Glenn Gould would have been 70 years old in September
2002, the time of this release. His untimely death shortly before his
50th birthday deprived the musical world of a unique, often controversial,
talent. Gould is probably best known for his recordings of Bachís solo
keyboard music, and Sony Classical has re-released all of these recordings
in remastered versions. The Columbia Masterworks label adorns the front
of each CD package.
This disc contains Bachís French Suites, some of his
most popular music. Gould surprises - as he often does - with a dazzling
variety of tempi in these works. From the breakneck opening allemande
of the first suite, he plays a delicately slow sarabande, and a subtle
menuett I where the rhythm is almost picked out note by note. Gould
said, "About tempo, Iíve never understood why itís such a big deal."
He points out how, for this recording, his tempi had slowed down considerably
- he had his favourite piano rebuilt, and the weight of the action led
to much more legato than he would have truly liked. But he said that
this recording was "as deliberate and dry as any Bach" that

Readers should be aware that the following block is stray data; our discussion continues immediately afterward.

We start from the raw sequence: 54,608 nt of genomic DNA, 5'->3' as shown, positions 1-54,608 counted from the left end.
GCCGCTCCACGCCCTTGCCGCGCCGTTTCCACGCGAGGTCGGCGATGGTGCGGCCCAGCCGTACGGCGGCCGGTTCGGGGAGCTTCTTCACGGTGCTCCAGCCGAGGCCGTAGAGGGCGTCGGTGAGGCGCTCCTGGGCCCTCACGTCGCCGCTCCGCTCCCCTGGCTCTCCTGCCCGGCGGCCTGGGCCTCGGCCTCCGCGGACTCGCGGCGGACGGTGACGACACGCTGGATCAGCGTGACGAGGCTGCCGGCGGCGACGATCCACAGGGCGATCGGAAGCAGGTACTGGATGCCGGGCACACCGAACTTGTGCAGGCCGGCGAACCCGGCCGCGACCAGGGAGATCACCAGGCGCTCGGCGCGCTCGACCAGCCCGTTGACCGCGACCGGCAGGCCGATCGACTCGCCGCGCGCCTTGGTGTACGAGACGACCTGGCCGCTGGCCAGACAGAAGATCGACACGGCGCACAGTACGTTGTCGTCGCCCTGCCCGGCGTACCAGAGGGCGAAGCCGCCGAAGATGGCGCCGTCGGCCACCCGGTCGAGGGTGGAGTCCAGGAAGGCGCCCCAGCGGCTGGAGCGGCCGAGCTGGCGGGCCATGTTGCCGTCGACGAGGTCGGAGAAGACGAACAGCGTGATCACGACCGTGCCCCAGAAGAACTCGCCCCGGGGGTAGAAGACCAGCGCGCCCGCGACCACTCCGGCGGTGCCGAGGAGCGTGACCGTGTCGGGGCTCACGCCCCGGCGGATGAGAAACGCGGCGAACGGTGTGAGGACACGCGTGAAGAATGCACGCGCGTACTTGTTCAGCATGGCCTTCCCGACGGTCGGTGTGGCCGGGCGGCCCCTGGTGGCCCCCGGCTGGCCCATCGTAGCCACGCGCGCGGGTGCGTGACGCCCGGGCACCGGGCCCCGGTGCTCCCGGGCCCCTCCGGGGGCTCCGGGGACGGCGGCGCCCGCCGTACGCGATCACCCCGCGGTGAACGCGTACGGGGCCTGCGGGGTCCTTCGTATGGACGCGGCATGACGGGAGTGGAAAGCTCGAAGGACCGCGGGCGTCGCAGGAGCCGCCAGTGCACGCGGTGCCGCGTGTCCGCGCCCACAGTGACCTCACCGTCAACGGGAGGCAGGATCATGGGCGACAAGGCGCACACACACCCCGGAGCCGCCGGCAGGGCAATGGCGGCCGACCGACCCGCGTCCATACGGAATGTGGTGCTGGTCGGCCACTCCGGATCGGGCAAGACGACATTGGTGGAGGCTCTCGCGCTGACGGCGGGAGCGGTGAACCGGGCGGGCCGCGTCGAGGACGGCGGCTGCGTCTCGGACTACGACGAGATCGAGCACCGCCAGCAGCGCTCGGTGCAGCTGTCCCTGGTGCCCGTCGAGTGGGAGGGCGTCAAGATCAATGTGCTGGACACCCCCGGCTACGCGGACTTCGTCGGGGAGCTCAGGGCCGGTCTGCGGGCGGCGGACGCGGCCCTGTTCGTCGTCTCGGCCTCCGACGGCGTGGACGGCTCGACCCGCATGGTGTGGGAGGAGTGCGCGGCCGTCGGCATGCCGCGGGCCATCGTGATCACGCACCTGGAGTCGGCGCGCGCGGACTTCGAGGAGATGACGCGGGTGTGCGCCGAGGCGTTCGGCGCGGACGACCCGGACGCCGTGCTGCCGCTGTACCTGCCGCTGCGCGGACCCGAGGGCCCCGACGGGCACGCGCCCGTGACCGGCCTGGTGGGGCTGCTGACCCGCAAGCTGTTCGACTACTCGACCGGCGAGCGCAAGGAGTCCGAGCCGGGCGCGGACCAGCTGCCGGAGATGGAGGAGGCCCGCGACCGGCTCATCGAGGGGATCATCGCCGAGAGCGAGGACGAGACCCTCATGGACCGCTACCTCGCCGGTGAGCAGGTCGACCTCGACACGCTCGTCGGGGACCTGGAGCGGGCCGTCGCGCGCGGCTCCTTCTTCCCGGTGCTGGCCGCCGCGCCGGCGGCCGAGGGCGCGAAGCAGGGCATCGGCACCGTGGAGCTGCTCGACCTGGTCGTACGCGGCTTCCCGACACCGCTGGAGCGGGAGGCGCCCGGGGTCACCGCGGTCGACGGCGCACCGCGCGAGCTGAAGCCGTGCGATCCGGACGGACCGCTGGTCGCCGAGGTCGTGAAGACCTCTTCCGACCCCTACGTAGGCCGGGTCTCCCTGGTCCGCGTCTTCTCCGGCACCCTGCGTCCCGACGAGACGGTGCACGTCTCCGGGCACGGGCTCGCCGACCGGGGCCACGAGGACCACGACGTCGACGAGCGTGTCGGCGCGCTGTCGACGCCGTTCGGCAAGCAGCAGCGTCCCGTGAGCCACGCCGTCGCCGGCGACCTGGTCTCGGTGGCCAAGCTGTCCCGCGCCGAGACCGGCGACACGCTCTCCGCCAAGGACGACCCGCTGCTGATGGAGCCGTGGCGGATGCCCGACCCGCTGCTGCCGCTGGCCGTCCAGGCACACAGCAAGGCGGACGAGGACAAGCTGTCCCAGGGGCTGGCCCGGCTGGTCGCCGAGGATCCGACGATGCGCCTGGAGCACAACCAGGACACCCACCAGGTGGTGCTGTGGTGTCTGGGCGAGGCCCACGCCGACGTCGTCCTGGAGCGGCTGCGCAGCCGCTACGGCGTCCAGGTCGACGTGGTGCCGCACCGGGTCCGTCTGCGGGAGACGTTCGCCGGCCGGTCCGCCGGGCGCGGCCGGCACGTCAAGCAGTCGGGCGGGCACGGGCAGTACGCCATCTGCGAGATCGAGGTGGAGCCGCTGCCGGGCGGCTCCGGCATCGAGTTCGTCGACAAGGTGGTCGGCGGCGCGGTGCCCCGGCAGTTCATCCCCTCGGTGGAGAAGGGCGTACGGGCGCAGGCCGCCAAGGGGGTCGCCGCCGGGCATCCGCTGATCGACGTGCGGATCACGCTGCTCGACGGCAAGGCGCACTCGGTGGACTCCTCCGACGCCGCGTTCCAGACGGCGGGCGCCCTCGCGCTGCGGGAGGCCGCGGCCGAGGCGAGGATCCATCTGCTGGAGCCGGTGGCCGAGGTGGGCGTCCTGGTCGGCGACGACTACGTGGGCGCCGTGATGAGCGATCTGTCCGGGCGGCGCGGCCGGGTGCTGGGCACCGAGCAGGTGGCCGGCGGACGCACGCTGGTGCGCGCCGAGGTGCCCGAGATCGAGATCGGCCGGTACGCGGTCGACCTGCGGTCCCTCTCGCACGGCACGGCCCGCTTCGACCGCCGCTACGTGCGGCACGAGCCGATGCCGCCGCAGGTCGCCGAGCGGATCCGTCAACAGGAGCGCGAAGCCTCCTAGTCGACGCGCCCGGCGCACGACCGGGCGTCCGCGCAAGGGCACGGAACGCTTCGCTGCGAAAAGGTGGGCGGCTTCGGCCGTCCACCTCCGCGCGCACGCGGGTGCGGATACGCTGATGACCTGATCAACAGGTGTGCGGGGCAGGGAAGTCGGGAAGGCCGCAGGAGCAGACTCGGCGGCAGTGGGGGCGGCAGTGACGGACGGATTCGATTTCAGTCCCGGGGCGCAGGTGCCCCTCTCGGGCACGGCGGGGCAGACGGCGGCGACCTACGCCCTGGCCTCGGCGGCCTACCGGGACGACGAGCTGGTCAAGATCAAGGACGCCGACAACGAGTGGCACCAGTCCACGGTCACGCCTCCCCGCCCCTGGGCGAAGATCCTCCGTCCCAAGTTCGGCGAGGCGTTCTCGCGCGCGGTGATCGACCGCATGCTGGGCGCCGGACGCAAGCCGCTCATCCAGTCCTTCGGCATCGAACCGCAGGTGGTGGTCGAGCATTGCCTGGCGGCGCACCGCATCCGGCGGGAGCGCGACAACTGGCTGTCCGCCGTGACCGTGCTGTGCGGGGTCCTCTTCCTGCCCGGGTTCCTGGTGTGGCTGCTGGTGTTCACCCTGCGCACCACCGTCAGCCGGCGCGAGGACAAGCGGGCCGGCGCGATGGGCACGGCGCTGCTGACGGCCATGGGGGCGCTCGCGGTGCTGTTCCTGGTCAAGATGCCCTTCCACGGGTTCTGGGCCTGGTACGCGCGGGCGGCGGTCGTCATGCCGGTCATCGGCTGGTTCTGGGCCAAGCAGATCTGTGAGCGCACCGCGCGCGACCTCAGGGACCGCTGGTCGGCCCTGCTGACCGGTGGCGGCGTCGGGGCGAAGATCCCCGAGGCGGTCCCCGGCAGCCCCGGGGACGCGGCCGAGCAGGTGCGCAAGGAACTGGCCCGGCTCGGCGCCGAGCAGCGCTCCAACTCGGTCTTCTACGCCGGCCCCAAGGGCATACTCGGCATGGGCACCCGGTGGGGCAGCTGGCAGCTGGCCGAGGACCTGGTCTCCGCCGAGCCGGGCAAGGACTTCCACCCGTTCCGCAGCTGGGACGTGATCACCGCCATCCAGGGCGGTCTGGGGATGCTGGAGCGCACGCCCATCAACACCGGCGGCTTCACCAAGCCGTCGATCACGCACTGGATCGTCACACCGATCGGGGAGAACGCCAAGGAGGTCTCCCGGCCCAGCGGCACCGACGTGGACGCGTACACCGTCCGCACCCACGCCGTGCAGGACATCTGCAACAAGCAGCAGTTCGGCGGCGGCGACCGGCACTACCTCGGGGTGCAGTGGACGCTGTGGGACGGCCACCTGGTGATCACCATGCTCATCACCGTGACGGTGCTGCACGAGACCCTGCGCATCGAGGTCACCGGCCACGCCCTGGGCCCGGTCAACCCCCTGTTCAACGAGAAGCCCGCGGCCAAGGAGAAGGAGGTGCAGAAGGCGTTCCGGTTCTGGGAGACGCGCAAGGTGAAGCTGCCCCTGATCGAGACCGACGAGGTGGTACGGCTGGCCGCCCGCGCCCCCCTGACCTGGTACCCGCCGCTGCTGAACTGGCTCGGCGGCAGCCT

he had recorded. Curiously, this is sometimes the case - while some
movements are very fast, recalling the 1955 Goldberg Variations, others
are slow and deliberate.
But listening anew to Glenn Gould play these pieces
elicits such pleasure that one leaves aside the question of tempo. From
the forceful gigue in the first suite and the brilliant allemande that
opens the third suite, to the melodic yet syncopated approach to the
menuett-trio in the same suite, to the almost excruciatingly slow sarabande
of the first suite or the pointillist sarabande of the fourth suite,
this disc is full of surprises. The music here is often reduced to its
simplest expression, and is even more ascetic than many harpsichord
performances. It is almost as if Gould is trying to turn his piano into
another instrument. Yet the results show that this excellent pianist
was able to transcend the music and put his personality into everything
The sound on this recording is very good, though the
remastering would have to be compared with the previous version to discover
any major changes. One point about the packaging: the notes are brief
and only in English, and are very sloppy - typos abound throughout.
Gould gives one of the most personal performances of
the French Suites available on disc. He is one of those musicians you
either love or hate - either you appreciate the variety of tone and
rhythm he uses, or you detest his lack of regularity. This recording
remains one of the landmarks in the discography of the French Suites.